An Edit Instance of an area is always the #0 instance. Any changes made to the Area are persisted to the database as they are made. This saved version becomes the template for any future Play Instances of the Area, because the edits will be saved to the Repository.
The Edit Instance's sole purpose is for world-building. It is not a good idea to do gameplay testing in an Edit Instance, is there is any change that the play might affect anything that would be improper to persist to the database. Gameplay testing can be done in an Edit Instance, but it is not recommended.
To tell if you are in an edit instance or not, look at the bottom right-hand corner of the HeroBlade screen. Next to the area name, it will either have a number in parentheses, or the word "(EDIT)".
To further distinguish, an Edit Instance will always be displayed in a blue box. Play instances will instead be beige.
A play instance will have the instance number in parentheses next to it.
An edit instance will say (EDIT) next to it.
In most cases, an area will not have both play and edit instances open at the same time. However, HeroEngine does allow for this type of development, but it may require some careful scripting to deal with potential conflicts. This is because any changes made to the edit instance will not be propagated to a play instance, until the next time that a player enters that instance, and then the new information will only be available to the newly-entered player, and not to any players that were in the instance prior to the change. This may cause some confusion if not properly handled.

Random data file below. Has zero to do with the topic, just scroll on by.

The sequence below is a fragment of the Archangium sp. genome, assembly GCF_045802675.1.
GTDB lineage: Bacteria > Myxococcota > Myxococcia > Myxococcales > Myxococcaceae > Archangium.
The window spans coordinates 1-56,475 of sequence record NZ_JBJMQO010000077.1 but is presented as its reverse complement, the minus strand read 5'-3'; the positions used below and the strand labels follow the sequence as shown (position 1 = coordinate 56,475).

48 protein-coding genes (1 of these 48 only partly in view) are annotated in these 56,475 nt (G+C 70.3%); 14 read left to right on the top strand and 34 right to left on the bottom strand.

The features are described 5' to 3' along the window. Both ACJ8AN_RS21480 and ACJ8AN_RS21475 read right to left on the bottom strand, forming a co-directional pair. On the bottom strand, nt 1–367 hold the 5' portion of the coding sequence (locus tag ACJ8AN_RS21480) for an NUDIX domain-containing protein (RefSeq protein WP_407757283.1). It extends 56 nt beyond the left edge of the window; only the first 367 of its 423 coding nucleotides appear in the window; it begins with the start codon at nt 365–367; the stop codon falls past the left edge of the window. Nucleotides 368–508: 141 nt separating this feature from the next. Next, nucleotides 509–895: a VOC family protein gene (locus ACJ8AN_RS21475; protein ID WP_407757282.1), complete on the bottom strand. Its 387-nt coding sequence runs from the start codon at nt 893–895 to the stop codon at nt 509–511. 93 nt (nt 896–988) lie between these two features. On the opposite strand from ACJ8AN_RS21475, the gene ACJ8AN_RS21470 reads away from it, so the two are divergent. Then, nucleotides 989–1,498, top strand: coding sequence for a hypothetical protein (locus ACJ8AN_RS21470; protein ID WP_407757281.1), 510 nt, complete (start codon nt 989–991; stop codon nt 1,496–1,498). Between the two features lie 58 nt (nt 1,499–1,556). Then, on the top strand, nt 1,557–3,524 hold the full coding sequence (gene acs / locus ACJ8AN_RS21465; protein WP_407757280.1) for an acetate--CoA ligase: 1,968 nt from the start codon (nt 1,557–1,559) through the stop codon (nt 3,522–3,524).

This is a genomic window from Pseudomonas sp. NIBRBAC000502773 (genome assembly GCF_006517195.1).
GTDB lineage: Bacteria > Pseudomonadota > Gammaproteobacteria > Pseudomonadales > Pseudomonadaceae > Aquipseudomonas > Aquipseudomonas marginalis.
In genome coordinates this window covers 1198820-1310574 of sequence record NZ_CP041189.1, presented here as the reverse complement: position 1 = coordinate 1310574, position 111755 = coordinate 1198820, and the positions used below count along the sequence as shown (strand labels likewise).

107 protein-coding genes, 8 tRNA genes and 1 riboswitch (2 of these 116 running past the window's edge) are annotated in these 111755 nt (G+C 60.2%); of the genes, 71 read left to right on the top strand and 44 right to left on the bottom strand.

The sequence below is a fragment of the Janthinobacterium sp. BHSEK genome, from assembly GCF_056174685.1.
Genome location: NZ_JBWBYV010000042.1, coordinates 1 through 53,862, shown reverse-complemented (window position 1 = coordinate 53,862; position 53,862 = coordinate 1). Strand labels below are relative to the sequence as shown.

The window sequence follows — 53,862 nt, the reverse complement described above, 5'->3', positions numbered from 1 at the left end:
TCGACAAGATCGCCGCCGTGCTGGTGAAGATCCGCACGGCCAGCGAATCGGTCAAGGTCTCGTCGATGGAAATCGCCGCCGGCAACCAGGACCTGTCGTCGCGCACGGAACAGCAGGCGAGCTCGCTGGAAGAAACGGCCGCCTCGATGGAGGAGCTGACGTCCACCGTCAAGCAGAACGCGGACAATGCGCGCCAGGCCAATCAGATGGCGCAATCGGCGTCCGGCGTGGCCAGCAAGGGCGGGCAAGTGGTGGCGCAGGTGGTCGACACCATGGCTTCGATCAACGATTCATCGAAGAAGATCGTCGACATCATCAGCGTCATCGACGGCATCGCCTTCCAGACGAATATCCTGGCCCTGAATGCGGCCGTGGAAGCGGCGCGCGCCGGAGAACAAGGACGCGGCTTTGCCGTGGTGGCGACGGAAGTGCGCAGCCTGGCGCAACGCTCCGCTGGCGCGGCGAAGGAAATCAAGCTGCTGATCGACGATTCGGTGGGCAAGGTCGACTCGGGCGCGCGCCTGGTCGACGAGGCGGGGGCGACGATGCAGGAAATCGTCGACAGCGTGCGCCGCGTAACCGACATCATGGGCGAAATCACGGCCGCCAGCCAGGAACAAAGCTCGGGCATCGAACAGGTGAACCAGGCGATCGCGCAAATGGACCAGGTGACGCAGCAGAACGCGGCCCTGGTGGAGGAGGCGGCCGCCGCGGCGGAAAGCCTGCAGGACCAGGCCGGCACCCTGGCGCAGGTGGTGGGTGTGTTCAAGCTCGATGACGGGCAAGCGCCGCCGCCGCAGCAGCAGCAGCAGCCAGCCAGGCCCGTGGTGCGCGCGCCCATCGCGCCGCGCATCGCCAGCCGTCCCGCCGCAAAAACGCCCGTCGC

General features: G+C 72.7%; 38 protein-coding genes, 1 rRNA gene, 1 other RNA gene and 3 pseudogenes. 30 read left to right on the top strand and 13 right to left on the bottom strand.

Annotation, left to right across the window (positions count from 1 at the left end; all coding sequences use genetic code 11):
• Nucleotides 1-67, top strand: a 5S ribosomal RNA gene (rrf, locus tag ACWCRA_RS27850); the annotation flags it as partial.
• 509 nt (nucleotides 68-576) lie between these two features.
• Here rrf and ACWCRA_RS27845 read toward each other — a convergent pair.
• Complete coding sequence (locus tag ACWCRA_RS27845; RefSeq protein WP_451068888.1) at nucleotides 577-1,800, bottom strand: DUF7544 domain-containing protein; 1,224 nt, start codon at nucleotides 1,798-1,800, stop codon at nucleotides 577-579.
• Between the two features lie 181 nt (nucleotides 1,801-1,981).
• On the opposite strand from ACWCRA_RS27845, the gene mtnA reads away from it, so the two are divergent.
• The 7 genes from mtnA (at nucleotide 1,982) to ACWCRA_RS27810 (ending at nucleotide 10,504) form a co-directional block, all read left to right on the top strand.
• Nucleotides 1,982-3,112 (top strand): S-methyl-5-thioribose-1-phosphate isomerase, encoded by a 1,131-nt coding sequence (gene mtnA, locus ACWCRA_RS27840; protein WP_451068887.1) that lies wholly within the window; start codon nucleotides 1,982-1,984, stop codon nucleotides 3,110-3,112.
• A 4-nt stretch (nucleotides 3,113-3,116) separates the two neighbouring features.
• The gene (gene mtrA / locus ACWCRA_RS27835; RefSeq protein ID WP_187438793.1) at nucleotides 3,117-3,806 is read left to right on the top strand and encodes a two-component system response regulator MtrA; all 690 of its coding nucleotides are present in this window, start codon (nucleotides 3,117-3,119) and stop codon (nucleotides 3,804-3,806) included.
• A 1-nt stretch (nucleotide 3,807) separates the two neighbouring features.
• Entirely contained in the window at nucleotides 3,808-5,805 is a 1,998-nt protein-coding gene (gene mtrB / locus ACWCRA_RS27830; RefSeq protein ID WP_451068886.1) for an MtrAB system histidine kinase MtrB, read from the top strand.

- Say that players Peter, Paul, and Patricia are all in Play instance #72, of a desert.
- GameMaster George is working on the desert's edit instance at the same time, and adds a volcano in the middle of the area.
- Peter, Paul, and Patricia will not see the volcano, because they were in the area before George started working on it.
- If Peter logs off, and then back on, his system will receive the newest .dat files. Or in other words, he will now see the volcano, but Paul and Patricia, who never left the area, still will not see it.
If your team desires to do this kind of development routinely, one way to handle it is to "force" area updates via HSL. In the above example, a script could be triggered via RemoteCall in all appropriate play instances, to say, "Add a volcano." Then, all players in that area would see it at the same time.
Keep in mind that, in general, this affects only your development servers. Ultimately all editing will be done there, and published to your testing and live servers. The primary use for play instances on your development servers is for testing and sandbox experimentation.
The technical description of how the area server stores its representation of the area geometry is found on the Area Node Structure page.